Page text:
His scenarios haven’t come to pass, but there is still time! And always having food & tp on hand is a comfort. 🙂

  2. The first TEOTWAWKI book I read was probably The Stand, way back before I knew what ‘prepping’ was. Before even getting the idea of ‘prepping’, reading Heinlein convinced me to believe in the idea of Self-Reliance, which lends itself to branching out to the preparing for the worst side of things.

    As far as easy ordering…had a box o’ life-straws and space blankets waiting on the porch for me today when I got home.

  3. Oh come on. Ahern wasn’t THAT bad.

    I mean, other than somehow managing to nail bad guys with a CAR15 fired from the same hand that was on the throttle to his motorcycle….

    And who among us did not believe that absolutely every fight would involve every round available and have to come down to the Sting Boot Knife.

    Available at CRKT knives these days, and still a respectable little little blade…;-)

  4. Thinking about the ads in old SOF and ASG made me think of Fat Phil and Pistolero. I miss those. One of my brothers still has copies of all or almost all of the issues.

  5. Ahhh, BQ. First order from them was back in 1982.

    Catalogs – go to the Post Office and buy some post cards and then sit down with a magazine and ‘send off’ for catalogs. Still have some old Lancer Militaria catalogs; the old Belgian stuff was really cool.

  6. Tappan on Survival and Survival Guns
    The column he did for Guns and Ammo really set me on this path.
    And “Lucifer’s Hammer”, that was a big one for me.
    Another book I still have is “Bad Times Primer” by C.G. Cobb. From 1981.
    Hard to find and a bit dated like Mel’s books but interesting enough with still useful info.

    • “C.G. Cobb’s amazing adventures in his backyard…”

      And who can forget the highly prolific Dr. Bruce Clayton? Or “Ragnar Benson?”

  7. Brigade Quartermaster, U.S. Calvary, Parallax, Sierra Post Supply, Cutlery Shoppe, Survival Inc. (I oughta be in their will, I spent so much money at 435 Alondra address) – yup, eager customer of all. All of their moustached models (even the women! :^) had G.I. WWII camoflauge and an Australian ‘Digger’ hat . . .

    Survivalism branched off into Bushcraft, the ‘know more – carry less’ mentality. Gun porn was much simpler then, we have more scope mounts – infra red – stock options then we know what to do with now. Don’t even get started with knives (it ain’t nothing if it don’t have Benchmade or at least Zero Tolerance stamped on it somewhere :^)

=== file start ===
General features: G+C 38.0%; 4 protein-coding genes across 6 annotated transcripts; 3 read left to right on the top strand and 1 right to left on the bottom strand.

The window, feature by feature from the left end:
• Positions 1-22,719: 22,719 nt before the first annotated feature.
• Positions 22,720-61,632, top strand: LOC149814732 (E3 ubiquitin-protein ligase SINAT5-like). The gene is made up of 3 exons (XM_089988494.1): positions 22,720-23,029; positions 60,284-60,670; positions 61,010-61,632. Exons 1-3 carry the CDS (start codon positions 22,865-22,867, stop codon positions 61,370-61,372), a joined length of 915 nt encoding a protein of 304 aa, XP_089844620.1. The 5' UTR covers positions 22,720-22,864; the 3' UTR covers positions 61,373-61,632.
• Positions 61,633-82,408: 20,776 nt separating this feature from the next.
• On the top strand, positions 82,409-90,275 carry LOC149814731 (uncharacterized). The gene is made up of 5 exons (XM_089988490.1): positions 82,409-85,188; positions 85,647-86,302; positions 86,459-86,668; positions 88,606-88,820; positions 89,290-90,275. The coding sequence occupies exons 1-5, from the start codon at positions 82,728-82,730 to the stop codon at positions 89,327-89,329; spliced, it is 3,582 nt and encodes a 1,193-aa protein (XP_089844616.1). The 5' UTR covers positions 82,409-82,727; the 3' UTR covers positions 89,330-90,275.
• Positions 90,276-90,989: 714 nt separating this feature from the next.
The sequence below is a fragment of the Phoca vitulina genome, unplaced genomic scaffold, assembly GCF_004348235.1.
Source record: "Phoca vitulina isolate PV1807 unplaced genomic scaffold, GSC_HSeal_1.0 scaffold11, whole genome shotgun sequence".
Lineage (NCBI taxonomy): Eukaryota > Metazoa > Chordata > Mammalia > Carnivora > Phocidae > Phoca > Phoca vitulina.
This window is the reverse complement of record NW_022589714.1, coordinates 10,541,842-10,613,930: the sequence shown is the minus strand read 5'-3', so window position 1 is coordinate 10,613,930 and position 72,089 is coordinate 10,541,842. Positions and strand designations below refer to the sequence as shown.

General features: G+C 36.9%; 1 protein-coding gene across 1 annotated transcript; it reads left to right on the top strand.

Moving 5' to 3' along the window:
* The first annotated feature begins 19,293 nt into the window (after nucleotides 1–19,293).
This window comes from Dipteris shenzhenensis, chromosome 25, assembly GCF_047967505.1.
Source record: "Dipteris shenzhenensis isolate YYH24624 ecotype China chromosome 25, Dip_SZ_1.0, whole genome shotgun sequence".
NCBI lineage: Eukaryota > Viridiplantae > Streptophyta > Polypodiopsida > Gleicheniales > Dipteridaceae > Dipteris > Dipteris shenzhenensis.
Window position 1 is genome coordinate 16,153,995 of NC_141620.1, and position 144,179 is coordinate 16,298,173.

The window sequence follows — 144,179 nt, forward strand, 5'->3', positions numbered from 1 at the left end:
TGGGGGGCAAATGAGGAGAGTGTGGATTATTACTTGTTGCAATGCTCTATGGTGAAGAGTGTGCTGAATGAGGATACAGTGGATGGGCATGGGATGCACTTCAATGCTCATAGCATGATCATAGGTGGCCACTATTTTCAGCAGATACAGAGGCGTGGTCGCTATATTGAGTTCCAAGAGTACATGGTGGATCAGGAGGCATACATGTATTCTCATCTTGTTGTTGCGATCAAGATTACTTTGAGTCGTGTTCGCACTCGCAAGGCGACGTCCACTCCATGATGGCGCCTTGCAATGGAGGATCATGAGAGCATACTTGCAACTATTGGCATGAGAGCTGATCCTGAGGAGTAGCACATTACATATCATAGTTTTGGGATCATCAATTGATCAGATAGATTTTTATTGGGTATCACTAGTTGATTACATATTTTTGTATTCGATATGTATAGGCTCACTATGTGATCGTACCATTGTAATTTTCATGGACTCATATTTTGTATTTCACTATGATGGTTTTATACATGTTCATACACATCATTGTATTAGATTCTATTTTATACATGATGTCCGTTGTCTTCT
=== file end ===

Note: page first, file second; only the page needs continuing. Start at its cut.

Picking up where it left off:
8. Ah, yes – it was Lucifer’s Hammer that had me thinking about bolt holes if nothing else. I hadn’t much money so it was all about using my former punk city girl skills to survive. Now? I just buy what you tell us to. 🙂 Seriously, you DO keep us aware of the good stuff at a good price! (But I think it would be/was harder to find fellow German Dungeon Porn fans…)

  9. If you want a good laugh, look up on youtube Ahern’s Survivalist series on audio. It’s not bad, but after about 3 books listening to the different characters – Rourke is just a know it all jerk.
    I remember the old days of survivalism, 80’s era – Survive magazine, the original Survival Guide, the Y2k newsgroups…there is a magazine out today called Prepper and Shooter that is very like the old school Survive and Survival Guide of yesteryear. Yes, today’s “preppers” do have it a lot easier with all the technology and do dads at their fingertips, but it will also be their downfall because they are relying too much on it. I constantly get the question, “where’s your tablet/Iphone, how do you recharge your batteries, why don’t you carry a small solar panel in your bugout bag, why does your bob only weigh 30lbs when mine is nearly 70lbs?”

  10. Duncan Longs ‘Apocalyps Tomorrow’ is an interesting trip down memory lane written by a guy who was heavily involved in the 80’s survivalist scene. I’m not sure if it is in print anymore but worth looking for on flea bay.